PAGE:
Student Research Assistant: Katalin Lach
Research Assistant: Reka Soos
The department is participating in an EU-wide research project under the management of Diana Urge-Vorsatz. The project is supported by the European Commission’s Altener program, with some matching funding provided by Central European Univeristy.
Electricity use is a major source of greenhouse gas emissions. Yet the majority of consumers do not make a connection with their own electricity use and climate change. Nor do many realise that there are new opportunities for them to switch to less polluting energy sources in the liberalised electricity markets that are emerging across Europe.
An information label, showing the sources used to generate electricity, and the associated environmental implications this has, would enable consumers to make informed choices about the electricity product they choose. It would also act as an important educational tool, raising awareness and helping to create a ‘carbon conscious’ society. This would influence the mix of energy sources used to generate electricity, and incentives electricity suppliers to reduce the environmental impact of their electricity, encouraging them to offer renewable energy options.
Harnessing ‘consumer power’ in this way to help transform the electricity market towards lower carbon, cleaner options avoids the significant political obstacles associated with both national and international emission reduction schemes. Labelling of electricity could provide an important part of a ‘bottom up’ strategy to cut emissions, creating a market-pull for renewables to complement the market-push from regulators and policy. By educating consumers, labelling will also help to create the broad political consensus needed for international agreement on emission reductions.
Project Aims & Objectives
* The aim of the 4CE project is to assist consumers to make an informed choice in the liberalised market about the source of their electricity product
* The project will develop a label design (and the information system behind it) that will provide consumers with details of the content of their supply mix and its resulting environmental implications.
* Through the display of primary energy sources used to generate a certain product and its corresponding environmental impact, this label will provide a tool which can aid consumers and policy makers in greening Europe’s electricity supply.
* The label will be explored within the context of liberalisation, in order to ensure that a functional and practical label is designed. An assessment of the opportunities and barriers to labelling, and especially for tracking electricity, from the changes to the European liberalised markets will therefore be undertaken.
These will be achieved through the following activities:
Phase 1: A study of the ability of suppliers to access and provide the information needed for an electricity label within the context of liberalisation.
4CE Phase 1: Country Report Hungary is now available (PDF)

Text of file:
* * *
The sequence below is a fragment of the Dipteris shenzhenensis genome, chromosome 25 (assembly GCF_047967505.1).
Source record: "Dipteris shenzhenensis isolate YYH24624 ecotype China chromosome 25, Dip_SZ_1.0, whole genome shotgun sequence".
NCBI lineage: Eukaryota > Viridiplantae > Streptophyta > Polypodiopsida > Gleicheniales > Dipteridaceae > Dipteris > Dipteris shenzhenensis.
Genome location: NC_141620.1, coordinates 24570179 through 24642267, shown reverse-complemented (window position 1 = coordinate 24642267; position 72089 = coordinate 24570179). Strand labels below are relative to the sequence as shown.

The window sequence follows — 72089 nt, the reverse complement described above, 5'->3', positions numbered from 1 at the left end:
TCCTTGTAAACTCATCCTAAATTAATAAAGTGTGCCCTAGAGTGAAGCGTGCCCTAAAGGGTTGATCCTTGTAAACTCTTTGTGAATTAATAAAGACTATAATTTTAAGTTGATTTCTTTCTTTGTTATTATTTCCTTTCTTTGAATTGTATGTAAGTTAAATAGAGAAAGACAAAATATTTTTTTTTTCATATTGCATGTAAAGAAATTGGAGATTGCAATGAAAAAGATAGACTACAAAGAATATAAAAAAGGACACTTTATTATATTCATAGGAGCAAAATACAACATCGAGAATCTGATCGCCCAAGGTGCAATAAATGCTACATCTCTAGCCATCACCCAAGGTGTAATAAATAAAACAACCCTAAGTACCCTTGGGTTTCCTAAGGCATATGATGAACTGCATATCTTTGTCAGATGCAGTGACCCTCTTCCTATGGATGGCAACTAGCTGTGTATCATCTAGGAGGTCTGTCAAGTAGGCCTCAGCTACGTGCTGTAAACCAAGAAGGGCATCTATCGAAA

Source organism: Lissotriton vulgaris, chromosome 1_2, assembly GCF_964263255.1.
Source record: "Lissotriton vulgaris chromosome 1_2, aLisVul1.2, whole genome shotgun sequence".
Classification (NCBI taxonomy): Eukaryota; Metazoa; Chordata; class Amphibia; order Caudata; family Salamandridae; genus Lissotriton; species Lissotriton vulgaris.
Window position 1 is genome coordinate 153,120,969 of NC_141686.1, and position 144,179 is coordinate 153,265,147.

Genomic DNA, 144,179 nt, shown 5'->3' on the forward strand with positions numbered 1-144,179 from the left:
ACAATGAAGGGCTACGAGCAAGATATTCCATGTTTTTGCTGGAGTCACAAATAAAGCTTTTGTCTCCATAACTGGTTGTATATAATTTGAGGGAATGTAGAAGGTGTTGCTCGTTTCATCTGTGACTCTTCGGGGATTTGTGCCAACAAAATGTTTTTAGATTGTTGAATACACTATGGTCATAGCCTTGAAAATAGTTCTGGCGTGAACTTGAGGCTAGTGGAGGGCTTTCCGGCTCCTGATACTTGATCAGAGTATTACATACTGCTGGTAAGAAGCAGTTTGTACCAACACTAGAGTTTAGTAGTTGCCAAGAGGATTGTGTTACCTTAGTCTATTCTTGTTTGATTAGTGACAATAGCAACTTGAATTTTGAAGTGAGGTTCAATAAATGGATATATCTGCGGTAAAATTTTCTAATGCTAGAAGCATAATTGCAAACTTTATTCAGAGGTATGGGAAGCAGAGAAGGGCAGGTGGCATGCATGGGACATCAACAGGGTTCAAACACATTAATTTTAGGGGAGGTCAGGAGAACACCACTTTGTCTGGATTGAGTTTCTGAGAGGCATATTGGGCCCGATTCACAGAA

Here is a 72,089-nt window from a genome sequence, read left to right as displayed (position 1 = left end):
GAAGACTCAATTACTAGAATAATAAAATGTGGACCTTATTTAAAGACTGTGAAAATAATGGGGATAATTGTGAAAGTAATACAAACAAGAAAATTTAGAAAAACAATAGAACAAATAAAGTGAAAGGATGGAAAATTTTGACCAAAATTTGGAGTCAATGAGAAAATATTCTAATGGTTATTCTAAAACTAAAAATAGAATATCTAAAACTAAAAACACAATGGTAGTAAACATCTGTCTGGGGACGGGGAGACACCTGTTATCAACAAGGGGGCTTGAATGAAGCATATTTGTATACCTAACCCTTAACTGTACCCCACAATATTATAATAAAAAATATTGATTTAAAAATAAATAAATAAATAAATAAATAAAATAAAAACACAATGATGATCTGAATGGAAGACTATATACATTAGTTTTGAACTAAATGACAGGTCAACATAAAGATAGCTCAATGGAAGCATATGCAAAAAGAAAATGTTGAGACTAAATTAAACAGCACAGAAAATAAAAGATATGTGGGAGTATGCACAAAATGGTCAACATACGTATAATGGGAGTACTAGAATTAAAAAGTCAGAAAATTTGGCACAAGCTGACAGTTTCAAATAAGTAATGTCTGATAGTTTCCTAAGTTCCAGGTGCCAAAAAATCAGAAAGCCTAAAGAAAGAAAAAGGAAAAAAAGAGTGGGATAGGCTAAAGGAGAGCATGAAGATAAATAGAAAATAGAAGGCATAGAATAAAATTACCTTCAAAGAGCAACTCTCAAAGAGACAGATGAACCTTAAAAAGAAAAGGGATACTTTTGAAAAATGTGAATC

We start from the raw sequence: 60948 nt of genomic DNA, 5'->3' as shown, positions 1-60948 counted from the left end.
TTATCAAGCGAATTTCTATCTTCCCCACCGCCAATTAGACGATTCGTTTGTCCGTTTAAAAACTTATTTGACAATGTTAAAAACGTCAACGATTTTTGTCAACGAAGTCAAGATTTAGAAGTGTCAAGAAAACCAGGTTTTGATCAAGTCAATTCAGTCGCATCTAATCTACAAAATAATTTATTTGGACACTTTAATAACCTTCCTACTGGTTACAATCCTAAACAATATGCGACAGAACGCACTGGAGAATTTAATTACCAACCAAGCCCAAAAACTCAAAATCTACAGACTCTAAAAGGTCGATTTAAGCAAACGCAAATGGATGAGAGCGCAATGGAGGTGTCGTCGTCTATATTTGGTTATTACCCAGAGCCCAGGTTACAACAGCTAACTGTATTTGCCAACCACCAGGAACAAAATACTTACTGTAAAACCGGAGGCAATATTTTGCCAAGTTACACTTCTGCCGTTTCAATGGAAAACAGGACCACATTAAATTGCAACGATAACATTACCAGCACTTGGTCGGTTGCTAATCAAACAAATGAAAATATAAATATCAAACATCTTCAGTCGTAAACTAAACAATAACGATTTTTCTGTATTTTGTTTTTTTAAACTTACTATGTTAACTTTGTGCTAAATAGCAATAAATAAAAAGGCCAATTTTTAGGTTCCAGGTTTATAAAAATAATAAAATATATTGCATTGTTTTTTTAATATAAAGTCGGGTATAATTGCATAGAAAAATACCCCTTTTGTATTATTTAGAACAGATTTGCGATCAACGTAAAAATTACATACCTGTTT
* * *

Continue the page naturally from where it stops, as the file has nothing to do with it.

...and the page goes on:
Breaking News: EU energy liberalisation package agreed, on the 26th of November, 2002: Suppliers will have to specify in bills and promotional materials the contribution of each energy source. While the text encourages them also to list also information on environmental impacts
Phase 2: A study of what the label will mean for consumers and what consumers want by consulting with them directly through interviews and focus groups.
Phase 3: Develop policies to maximise the impact of the label, as well as investigating the need for associated policies to ensure effectiveness. This final phase also views the label as part of a policy framework towards a lower carbon future, and suggests a policy toolbox of market transformation policies that can be employed to build on the label.
It is recognised that within the present context (i.e. labelling is not yet written into the Electricity Directive, although it has already been proposed) this cannot be the final study but its output is expected to establish a solid basis from which the issue can be taken further. In this way it will meet the multiple objective of addressing the practicalities of label implementation, label design to ensure consumers are well informed and to recommend means of using this tool to achieve EU goals of increased renewable energy production and carbon reductions. The study will provide a sound basis for the design and implementation of a European disclosure scheme providing European electricity consumers with the information they need to make informed choices.
You can also see the publication about the project findings presented on the ECEEE 2003 Summer Study: Turning Down Demand Through Electricity Disclosure: Are Consumers Ready? A Survey of Hungarian Residences and Businesses (PDF)
Six partners representing five countries are responsible for this project: University of Oxford, IT Power (UK), Oeko-Institut (Germany), Energieverwertungsagentur (Austria), Stockholm Environment Institute (Sweden) and the Department of Environmental Sciences and Policy of the Central European University (Hungary). However, through this site and other interactive means, we intend to involve as many players as possible in the debate. Workshops with experts, consumer focus groups, customer surveys and industry interviews will all contribute to the discussion.